DESTINATIONS - TRAVEL DESTINATIONS
The Winton area has more than its fair share of history, spanning the 95-million-year-old dinosaur track remains at Lark Quarry, conflict with Aborigines, Banjo Patterson writing ‘Waltzing Matilda’ and the Shearers’ Strike dramas. During World War II, at nearby Carisbrook Station, a young Lyndon B Johnson made an emergency landing in a US Army Air Force B-17 bomber.
National Park is a former grazing property and is one of the best short-drive National Parks we’ve visited. You can camp there or stay at nearby Winton and drive the ‘Route of the River Gums’ in a softroader as a pleasant day trip.
Bladensburg National Park is very close to Winton and was once an 85,000-hectare grazing property that was gazetted as a National Park in 1994. The apparently flat terrain disguises a number of very interesting features and waterholes, so it’s home to a plethora of wildlife.
There’s an abundance of bird life around the several permanent billabongs on Surprise Creek and at Skull Hole. Bowerbirds and bustards aren’t very shy and are often easily seen. We also came across a flock of emus and surprised a mob of red kangaroos.
The Winton-Jundah Road runs south from the town and travels initially through shallow dry-channel country. The road passes close by the Long Waterhole and rodeo yards, across Mistake Creek and past the racecourse, where locals claim the term ‘Never Never’ was coined, in the title of the Never Never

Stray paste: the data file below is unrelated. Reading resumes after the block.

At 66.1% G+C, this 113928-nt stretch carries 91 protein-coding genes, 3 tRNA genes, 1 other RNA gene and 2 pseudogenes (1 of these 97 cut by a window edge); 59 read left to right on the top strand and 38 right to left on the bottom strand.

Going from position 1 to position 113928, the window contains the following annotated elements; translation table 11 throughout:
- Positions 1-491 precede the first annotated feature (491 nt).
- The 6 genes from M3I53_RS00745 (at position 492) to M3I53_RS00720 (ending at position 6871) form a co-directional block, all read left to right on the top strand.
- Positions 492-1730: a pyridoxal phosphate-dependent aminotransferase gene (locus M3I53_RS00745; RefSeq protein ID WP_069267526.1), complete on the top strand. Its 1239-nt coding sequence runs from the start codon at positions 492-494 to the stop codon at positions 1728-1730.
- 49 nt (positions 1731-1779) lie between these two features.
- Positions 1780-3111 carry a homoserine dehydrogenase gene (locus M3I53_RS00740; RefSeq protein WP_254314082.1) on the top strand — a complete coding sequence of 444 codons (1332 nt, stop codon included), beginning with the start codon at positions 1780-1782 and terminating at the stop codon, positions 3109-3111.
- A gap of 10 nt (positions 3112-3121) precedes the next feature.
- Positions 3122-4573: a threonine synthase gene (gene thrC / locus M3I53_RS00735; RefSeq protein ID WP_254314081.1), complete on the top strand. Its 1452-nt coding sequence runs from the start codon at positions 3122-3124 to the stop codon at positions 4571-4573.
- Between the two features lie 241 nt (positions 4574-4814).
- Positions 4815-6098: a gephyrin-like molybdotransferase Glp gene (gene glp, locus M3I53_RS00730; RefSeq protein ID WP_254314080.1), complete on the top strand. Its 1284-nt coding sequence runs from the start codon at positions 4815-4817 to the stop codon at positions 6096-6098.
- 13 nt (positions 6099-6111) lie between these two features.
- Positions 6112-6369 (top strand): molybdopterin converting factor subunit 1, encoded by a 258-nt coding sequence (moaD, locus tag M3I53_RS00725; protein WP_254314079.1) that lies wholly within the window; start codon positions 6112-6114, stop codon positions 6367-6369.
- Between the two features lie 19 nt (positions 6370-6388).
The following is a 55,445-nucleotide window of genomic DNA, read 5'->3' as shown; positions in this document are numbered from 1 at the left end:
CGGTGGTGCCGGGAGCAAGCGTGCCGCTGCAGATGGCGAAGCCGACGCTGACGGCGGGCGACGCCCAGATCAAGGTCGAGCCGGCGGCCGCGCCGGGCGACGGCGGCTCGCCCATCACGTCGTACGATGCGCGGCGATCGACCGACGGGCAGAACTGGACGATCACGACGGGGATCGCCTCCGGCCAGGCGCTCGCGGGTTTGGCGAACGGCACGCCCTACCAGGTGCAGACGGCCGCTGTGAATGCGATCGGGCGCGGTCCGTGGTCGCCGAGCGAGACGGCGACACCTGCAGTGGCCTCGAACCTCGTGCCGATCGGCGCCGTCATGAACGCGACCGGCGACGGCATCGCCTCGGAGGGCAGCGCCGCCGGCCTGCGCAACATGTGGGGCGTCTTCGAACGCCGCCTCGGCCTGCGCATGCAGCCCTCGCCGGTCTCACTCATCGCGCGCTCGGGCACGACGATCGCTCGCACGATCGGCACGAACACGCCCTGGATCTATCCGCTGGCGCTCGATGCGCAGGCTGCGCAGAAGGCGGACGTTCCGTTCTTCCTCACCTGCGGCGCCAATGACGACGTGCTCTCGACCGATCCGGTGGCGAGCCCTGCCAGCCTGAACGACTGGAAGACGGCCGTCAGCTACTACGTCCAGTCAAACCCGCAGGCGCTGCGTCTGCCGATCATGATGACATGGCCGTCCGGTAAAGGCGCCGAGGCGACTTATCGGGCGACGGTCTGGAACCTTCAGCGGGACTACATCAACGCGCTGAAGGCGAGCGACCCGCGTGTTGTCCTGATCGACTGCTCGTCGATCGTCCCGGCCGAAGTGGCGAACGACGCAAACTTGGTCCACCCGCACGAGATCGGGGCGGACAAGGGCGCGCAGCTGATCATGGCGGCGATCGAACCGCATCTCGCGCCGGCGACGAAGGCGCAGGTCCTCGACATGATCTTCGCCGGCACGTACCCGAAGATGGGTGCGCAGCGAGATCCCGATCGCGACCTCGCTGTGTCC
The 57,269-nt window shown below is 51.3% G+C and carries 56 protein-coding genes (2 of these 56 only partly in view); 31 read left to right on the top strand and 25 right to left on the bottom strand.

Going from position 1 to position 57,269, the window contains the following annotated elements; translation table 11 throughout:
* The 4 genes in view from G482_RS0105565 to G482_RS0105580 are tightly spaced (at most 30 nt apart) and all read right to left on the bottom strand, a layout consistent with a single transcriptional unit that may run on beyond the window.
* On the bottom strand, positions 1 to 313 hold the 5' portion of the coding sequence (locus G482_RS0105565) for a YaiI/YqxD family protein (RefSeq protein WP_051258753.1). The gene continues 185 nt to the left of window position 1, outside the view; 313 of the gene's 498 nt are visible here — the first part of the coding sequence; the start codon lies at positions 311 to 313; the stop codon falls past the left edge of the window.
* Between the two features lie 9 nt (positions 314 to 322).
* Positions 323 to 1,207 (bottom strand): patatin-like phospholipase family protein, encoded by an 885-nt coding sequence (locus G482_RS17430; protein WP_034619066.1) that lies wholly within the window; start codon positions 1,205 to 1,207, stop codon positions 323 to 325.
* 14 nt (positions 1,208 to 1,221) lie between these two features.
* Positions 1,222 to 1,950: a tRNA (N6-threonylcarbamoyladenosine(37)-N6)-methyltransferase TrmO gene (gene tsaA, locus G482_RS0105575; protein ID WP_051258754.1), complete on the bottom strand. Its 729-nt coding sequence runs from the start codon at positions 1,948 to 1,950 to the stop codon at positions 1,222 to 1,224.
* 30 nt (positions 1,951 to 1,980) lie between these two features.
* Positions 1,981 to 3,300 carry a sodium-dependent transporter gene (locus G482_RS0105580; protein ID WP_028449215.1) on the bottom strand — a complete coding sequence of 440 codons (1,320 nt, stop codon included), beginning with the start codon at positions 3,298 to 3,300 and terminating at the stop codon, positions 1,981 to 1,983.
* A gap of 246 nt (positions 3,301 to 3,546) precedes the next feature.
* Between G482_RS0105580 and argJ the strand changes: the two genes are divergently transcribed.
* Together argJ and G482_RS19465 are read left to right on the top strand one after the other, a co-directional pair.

There’s an interesting side trip, just before the Park entrance, to a memorial erected in honour of the Shearers’ Strikes of 1891 and 1894. These events gave birth to the Australian Labor Party.
The next few kilometres of the Park take in flat Mitchell Grass plains, interspersed with large claypans. Among the claypans there’s a turnoff to Engine Hole, a large horseshoe-shaped waterhole, fringed with River Red Gums.
The country ‘jumps up’ after Engine Hole, in a series of little plateaus that leads to a viewing spot of the surrounding countryside, with the Vindex Range
visible to the east.
Skull Hole is a surprising geological feature in this largely flat country. Even as you drive up to it there’s little to give its presence away, other than for some visible rocky outcrops. At Skull Hole the flat ground opens up into a 10-metre-deep gorge, with rock holes surrounded by huge, old River Red Gums.
In the late 1800s this was the site of a massacre of Aborigines by black troopers, following the murder of a teamster by the tribe.
Bough Shed camping and picnic area is few kilometres south-west of Skull Hole, on Surprise Creek and it’s an ideal spot for break or an overnight stay.
The waterhole is flanked by a dense clump of River Red Gums and the whole area is well shaded. There’s a pit toilet and there are BBQ fireplaces, but no firewood supply or drinking water.
The Bladensburg National Park track runs south from the camping area, crossing the stony bottom of Surprise Creek, before intersecting with the Winton-Jundah
Lark Quarry Conservation Park
Ninety-five million years ago, on the muddy shore of a lake, 110 kilometres south-west of today’s Queensland town of Winton, a life and death scene was played out. We know it for a fact, because the tell-tale footprints of the players were stamped on the mud and freakishly preserved under layers of protective ironstone and sedimentary rock.
The footprints show that a mixed herd of small dinosaurs (coelurosaurs and ornithopods) was surprised by a stalking theropod – similar to, but smaller than tyrannosaurus – which scattered them and caught one of their number.